Campus bookstores repositioning amid shifts in course materials market
- Campus bookstores are changing with the times to stay relevant by incorporating tech-enabled practices, working closer with campus libraries and looking toward developing tech "e-stores," eCampus News reports.
- Swarthmore College is an example of a campus bookstore that now offers a price comparison tool when ordering online, showing students ordering online the campus store's price for new and used copies of texts alongside the sometimes lower prices from online retailers such as Amazon, Abebooks and Half.com.
- Additionally, collaboration with campus libraries facing their own funding struggles allows the campus bookstore to tap potential copies of books for rental or lending in various formats.
The growing use of digital course materials has presented a challenge for campus bookstores. While they still serve a purpose when it comes to selling campus-themed clothing and paraphernalia, the loss of textbook revenue presents a significant challenge — and a potential reduction of space needed.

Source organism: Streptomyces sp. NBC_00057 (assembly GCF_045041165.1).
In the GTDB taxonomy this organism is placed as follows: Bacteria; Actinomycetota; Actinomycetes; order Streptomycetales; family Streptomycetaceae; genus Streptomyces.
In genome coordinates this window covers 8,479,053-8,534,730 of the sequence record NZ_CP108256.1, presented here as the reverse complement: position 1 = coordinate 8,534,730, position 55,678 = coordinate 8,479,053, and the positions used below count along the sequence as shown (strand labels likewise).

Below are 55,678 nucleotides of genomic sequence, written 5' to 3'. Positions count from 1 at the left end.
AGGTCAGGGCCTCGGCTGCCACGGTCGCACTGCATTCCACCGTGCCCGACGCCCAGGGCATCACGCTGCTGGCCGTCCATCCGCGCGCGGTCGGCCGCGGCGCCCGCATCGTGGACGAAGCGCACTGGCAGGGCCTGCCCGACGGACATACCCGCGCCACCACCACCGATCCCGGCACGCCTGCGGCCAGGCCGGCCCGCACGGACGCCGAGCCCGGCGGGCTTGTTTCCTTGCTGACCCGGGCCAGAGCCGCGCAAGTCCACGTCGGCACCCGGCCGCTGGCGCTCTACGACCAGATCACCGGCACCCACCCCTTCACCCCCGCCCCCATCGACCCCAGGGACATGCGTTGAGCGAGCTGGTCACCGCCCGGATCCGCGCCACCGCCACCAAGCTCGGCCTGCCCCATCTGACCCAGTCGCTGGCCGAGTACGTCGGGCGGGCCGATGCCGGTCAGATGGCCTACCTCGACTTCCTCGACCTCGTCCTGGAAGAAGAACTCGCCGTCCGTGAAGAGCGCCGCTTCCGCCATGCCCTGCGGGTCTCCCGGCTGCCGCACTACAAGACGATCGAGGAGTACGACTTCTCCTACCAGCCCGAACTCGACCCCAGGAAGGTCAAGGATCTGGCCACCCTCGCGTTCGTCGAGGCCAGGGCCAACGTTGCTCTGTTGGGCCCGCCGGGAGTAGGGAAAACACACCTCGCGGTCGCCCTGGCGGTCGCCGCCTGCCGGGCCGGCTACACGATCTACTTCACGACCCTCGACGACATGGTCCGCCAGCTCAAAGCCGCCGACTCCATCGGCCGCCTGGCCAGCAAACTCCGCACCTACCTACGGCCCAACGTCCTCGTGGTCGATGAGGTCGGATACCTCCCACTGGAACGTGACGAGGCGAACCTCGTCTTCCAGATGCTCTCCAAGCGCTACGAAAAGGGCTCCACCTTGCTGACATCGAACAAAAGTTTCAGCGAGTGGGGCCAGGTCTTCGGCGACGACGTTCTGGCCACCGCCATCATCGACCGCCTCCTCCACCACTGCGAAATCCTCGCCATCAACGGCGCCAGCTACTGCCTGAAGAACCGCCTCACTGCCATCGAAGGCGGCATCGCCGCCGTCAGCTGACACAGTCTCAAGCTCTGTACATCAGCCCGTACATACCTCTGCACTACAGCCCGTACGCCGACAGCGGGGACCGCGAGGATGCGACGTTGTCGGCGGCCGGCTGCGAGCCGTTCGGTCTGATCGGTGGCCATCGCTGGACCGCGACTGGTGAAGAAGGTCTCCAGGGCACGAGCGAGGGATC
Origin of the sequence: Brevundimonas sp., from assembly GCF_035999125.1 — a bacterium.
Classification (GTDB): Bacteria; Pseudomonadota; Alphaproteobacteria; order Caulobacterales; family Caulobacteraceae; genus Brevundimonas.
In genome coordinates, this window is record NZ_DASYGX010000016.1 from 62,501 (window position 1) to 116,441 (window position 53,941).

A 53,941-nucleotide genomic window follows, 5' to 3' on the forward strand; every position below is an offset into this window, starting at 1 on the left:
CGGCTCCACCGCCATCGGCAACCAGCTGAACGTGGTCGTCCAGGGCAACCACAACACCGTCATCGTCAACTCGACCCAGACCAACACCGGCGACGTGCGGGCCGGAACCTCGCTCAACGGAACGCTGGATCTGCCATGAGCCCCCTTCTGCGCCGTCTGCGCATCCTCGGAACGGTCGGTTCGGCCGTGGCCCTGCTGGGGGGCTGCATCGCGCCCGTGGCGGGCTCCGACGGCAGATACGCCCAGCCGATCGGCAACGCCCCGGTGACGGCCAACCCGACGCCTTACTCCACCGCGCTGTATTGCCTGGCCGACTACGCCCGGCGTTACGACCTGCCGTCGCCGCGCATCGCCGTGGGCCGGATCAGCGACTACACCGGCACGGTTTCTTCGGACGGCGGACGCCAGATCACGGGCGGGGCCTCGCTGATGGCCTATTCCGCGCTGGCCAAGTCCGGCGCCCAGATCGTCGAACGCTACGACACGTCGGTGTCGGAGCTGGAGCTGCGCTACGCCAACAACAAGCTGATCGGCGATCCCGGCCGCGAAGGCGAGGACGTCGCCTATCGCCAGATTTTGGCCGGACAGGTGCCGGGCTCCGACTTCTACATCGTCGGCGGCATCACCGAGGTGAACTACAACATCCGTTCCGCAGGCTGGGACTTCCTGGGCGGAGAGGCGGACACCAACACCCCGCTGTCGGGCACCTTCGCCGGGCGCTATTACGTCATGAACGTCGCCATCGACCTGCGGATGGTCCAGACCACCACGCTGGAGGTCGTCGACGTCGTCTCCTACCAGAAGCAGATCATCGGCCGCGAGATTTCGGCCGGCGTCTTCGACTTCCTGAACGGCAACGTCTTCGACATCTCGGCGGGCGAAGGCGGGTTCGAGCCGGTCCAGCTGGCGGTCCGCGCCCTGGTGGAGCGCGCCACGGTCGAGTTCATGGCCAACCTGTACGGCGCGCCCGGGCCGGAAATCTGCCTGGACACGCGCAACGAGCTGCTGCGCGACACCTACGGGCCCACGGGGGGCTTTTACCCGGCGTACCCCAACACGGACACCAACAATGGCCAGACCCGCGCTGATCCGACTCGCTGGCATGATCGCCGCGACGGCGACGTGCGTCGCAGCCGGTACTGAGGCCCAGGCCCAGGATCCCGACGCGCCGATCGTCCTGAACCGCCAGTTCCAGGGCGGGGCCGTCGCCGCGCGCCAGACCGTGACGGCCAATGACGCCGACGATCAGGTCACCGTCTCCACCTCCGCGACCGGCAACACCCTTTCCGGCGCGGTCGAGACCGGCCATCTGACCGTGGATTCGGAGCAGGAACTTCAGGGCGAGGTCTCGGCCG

Providing an online hub for digital transactions regardless of the material's format is a must today, but showing price comparisons can also serve as a boost in consumer trust from students, as they may end up more likely to buy the campus store's used copy even if a new one is priced similarly from another retailer, even after factoring in shipping costs. But an online hub for tech products makes even more sense if the bookstore is able to offer necessary products including Microsoft Office or, in some cases, Adobe Creative Suite, to students at a discounted price, as those differences can be even more significant for student budgets than textbooks. Ultimately for campus bookstores, these moves all come down to demonstrating value and trust to students by reinforcing that they serve a mission of putting students' needs first in their learning experience.
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